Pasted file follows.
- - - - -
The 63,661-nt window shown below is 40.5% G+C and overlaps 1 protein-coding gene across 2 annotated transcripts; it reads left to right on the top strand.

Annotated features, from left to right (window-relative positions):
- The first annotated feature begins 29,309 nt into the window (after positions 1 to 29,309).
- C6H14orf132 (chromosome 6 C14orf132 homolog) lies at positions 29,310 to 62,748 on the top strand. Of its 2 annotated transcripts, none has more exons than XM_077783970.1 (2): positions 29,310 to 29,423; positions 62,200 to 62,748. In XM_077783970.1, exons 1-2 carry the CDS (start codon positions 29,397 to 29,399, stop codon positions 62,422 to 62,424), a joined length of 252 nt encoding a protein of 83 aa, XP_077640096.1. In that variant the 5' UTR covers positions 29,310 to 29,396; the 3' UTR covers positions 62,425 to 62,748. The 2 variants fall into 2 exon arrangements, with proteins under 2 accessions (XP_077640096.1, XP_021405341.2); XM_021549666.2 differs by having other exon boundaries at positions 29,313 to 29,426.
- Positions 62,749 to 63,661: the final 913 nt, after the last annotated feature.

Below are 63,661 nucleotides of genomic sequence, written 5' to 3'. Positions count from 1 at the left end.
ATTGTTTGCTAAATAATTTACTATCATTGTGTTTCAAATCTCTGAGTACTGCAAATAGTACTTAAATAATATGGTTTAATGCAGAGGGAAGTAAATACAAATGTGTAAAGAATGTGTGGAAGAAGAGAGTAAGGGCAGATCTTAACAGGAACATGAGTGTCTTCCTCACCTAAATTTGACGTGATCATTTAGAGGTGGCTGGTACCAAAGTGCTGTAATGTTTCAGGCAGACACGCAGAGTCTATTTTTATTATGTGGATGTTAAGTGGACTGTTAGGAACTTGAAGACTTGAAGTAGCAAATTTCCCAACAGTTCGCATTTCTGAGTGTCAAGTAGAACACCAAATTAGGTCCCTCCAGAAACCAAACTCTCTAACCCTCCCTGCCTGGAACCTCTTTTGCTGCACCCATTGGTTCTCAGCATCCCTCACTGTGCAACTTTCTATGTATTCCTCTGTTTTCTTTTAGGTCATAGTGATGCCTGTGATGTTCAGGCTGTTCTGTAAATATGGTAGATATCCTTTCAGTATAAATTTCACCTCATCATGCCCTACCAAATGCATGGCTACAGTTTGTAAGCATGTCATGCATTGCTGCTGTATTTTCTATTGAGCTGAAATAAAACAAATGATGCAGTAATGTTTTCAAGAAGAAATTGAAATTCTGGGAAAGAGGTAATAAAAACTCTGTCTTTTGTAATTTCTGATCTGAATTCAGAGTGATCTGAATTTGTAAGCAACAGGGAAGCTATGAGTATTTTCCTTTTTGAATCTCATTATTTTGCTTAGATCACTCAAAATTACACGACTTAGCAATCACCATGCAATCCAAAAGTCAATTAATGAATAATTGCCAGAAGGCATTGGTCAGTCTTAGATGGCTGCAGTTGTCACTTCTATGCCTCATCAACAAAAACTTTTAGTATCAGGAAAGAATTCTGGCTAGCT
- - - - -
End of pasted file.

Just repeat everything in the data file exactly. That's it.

The 63,661-nt window shown below is 40.5% G+C and overlaps 1 protein-coding gene across 2 annotated transcripts; it reads left to right on the top strand.

Annotated features, from left to right (window-relative positions):
- The first annotated feature begins 29,309 nt into the window (after positions 1 to 29,309).
- C6H14orf132 (chromosome 6 C14orf132 homolog) lies at positions 29,310 to 62,748 on the top strand. Of its 2 annotated transcripts, none has more exons than XM_077783970.1 (2): positions 29,310 to 29,423; positions 62,200 to 62,748. In XM_077783970.1, exons 1-2 carry the CDS (start codon positions 29,397 to 29,399, stop codon positions 62,422 to 62,424), a joined length of 252 nt encoding a protein of 83 aa, XP_077640096.1. In that variant the 5' UTR covers positions 29,310 to 29,396; the 3' UTR covers positions 62,425 to 62,748. The 2 variants fall into 2 exon arrangements, with proteins under 2 accessions (XP_077640096.1, XP_021405341.2); XM_021549666.2 differs by having other exon boundaries at positions 29,313 to 29,426.
- Positions 62,749 to 63,661: the final 913 nt, after the last annotated feature.

Below are 63,661 nucleotides of genomic sequence, written 5' to 3'. Positions count from 1 at the left end.
ATTGTTTGCTAAATAATTTACTATCATTGTGTTTCAAATCTCTGAGTACTGCAAATAGTACTTAAATAATATGGTTTAATGCAGAGGGAAGTAAATACAAATGTGTAAAGAATGTGTGGAAGAAGAGAGTAAGGGCAGATCTTAACAGGAACATGAGTGTCTTCCTCACCTAAATTTGACGTGATCATTTAGAGGTGGCTGGTACCAAAGTGCTGTAATGTTTCAGGCAGACACGCAGAGTCTATTTTTATTATGTGGATGTTAAGTGGACTGTTAGGAACTTGAAGACTTGAAGTAGCAAATTTCCCAACAGTTCGCATTTCTGAGTGTCAAGTAGAACACCAAATTAGGTCCCTCCAGAAACCAAACTCTCTAACCCTCCCTGCCTGGAACCTCTTTTGCTGCACCCATTGGTTCTCAGCATCCCTCACTGTGCAACTTTCTATGTATTCCTCTGTTTTCTTTTAGGTCATAGTGATGCCTGTGATGTTCAGGCTGTTCTGTAAATATGGTAGATATCCTTTCAGTATAAATTTCACCTCATCATGCCCTACCAAATGCATGGCTACAGTTTGTAAGCATGTCATGCATTGCTGCTGTATTTTCTATTGAGCTGAAATAAAACAAATGATGCAGTAATGTTTTCAAGAAGAAATTGAAATTCTGGGAAAGAGGTAATAAAAACTCTGTCTTTTGTAATTTCTGATCTGAATTCAGAGTGATCTGAATTTGTAAGCAACAGGGAAGCTATGAGTATTTTCCTTTTTGAATCTCATTATTTTGCTTAGATCACTCAAAATTACACGACTTAGCAATCACCATGCAATCCAAAAGTCAATTAATGAATAATTGCCAGAAGGCATTGGTCAGTCTTAGATGGCTGCAGTTGTCACTTCTATGCCTCATCAACAAAAACTTTTAGTATCAGGAAAGAATTCTGGCTAGCT